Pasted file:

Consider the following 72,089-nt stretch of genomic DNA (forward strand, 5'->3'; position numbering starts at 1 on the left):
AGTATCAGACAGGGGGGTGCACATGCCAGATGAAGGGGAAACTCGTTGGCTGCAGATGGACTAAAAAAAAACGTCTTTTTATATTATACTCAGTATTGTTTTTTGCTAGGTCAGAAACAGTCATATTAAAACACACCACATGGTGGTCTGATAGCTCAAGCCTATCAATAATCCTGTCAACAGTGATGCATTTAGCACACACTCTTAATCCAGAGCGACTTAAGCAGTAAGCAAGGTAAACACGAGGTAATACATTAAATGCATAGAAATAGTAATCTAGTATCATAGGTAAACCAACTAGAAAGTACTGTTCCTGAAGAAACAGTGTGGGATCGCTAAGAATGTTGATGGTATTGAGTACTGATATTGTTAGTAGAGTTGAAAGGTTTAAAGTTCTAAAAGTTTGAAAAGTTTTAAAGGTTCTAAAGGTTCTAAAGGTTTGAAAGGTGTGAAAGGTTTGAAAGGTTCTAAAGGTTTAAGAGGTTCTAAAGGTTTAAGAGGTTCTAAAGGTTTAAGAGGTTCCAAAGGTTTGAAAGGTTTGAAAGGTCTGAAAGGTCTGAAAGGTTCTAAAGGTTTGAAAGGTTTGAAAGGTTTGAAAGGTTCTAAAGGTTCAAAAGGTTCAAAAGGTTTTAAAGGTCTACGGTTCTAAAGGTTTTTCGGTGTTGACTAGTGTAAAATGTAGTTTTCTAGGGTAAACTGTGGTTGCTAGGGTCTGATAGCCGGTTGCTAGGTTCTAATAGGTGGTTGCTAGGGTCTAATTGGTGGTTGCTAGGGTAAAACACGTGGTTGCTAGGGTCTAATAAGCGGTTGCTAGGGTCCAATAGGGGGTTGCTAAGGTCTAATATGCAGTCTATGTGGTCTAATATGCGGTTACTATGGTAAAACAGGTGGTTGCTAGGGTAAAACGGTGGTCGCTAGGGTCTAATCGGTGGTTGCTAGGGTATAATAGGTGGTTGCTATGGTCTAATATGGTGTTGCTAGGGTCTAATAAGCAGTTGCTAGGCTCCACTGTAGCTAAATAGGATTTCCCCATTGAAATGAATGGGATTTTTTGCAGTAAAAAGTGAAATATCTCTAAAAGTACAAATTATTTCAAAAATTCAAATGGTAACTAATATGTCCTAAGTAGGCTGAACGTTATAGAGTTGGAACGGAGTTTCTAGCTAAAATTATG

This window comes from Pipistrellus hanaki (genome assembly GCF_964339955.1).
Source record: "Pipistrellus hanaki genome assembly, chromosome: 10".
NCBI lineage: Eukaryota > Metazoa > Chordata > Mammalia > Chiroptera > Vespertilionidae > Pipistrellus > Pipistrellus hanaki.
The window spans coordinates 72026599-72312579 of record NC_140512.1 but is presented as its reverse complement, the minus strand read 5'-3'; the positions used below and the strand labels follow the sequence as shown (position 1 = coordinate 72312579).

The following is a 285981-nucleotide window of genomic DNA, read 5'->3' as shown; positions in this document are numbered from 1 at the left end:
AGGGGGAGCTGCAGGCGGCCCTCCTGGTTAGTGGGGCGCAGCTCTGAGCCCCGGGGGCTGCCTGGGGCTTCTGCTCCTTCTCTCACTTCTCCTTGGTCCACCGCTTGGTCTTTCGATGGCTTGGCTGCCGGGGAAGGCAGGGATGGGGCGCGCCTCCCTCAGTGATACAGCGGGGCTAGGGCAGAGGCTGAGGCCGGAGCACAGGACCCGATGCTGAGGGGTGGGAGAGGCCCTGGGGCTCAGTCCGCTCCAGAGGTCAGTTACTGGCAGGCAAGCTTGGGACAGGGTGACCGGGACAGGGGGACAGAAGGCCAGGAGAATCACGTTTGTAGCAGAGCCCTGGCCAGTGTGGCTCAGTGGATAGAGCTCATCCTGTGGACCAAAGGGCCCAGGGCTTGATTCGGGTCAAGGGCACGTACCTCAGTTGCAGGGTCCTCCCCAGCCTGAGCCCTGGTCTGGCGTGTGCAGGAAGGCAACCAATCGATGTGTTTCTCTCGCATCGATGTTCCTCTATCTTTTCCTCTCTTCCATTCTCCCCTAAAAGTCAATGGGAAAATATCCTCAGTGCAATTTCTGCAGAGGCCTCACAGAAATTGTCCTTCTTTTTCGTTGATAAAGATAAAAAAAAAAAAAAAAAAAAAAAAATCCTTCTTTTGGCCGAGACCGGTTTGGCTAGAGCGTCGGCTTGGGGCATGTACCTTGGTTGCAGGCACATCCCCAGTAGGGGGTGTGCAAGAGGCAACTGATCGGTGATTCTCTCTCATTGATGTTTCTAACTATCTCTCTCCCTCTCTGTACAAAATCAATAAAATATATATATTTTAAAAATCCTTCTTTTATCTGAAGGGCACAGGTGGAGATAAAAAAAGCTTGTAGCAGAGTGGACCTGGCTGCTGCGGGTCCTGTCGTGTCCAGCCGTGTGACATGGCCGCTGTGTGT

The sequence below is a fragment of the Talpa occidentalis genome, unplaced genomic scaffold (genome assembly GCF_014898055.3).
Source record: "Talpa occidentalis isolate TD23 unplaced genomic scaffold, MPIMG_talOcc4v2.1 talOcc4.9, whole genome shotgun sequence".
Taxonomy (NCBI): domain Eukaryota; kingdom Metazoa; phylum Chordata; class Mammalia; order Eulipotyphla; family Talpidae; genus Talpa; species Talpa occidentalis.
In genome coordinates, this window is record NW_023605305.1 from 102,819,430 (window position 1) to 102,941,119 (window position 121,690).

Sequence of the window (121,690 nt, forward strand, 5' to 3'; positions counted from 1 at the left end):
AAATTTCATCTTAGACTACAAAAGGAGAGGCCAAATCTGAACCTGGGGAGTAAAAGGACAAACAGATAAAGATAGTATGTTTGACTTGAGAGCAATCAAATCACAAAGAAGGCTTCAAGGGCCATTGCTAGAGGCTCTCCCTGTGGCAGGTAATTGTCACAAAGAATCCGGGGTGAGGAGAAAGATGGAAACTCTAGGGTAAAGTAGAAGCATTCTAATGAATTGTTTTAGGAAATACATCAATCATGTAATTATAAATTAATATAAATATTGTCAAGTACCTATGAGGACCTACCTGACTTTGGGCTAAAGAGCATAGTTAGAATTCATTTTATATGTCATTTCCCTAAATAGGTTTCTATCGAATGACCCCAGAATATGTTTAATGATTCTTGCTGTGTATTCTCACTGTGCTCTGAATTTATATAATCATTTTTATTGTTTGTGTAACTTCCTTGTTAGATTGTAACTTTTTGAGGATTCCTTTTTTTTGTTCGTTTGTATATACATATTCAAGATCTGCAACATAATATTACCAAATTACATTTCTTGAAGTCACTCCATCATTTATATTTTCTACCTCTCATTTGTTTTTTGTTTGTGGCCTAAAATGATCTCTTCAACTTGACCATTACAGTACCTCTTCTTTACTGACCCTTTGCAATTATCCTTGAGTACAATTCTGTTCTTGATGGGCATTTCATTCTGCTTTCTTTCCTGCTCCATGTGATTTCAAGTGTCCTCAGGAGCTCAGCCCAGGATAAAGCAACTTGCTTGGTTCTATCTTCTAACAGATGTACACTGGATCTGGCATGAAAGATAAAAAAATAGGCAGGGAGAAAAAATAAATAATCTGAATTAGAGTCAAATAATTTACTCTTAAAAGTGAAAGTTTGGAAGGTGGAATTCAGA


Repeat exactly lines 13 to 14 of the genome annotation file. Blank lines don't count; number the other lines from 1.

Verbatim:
Sequence of the window (121,690 nt, forward strand, 5' to 3'; positions counted from 1 at the left end):
AAATTTCATCTTAGACTACAAAAGGAGAGGCCAAATCTGAACCTGGGGAGTAAAAGGACAAACAGATAAAGATAGTATGTTTGACTTGAGAGCAATCAAATCACAAAGAAGGCTTCAAGGGCCATTGCTAGAGGCTCTCCCTGTGGCAGGTAATTGTCACAAAGAATCCGGGGTGAGGAGAAAGATGGAAACTCTAGGGTAAAGTAGAAGCATTCTAATGAATTGTTTTAGGAAATACATCAATCATGTAATTATAAATTAATATAAATATTGTCAAGTACCTATGAGGACCTACCTGACTTTGGGCTAAAGAGCATAGTTAGAATTCATTTTATATGTCATTTCCCTAAATAGGTTTCTATCGAATGACCCCAGAATATGTTTAATGATTCTTGCTGTGTATTCTCACTGTGCTCTGAATTTATATAATCATTTTTATTGTTTGTGTAACTTCCTTGTTAGATTGTAACTTTTTGAGGATTCCTTTTTTTTGTTCGTTTGTATATACATATTCAAGATCTGCAACATAATATTACCAAATTACATTTCTTGAAGTCACTCCATCATTTATATTTTCTACCTCTCATTTGTTTTTTGTTTGTGGCCTAAAATGATCTCTTCAACTTGACCATTACAGTACCTCTTCTTTACTGACCCTTTGCAATTATCCTTGAGTACAATTCTGTTCTTGATGGGCATTTCATTCTGCTTTCTTTCCTGCTCCATGTGATTTCAAGTGTCCTCAGGAGCTCAGCCCAGGATAAAGCAACTTGCTTGGTTCTATCTTCTAACAGATGTACACTGGATCTGGCATGAAAGATAAAAAAATAGGCAGGGAGAAAAAATAAATAATCTGAATTAGAGTCAAATAATTTACTCTTAAAAGTGAAAGTTTGGAAGGTGGAATTCAGA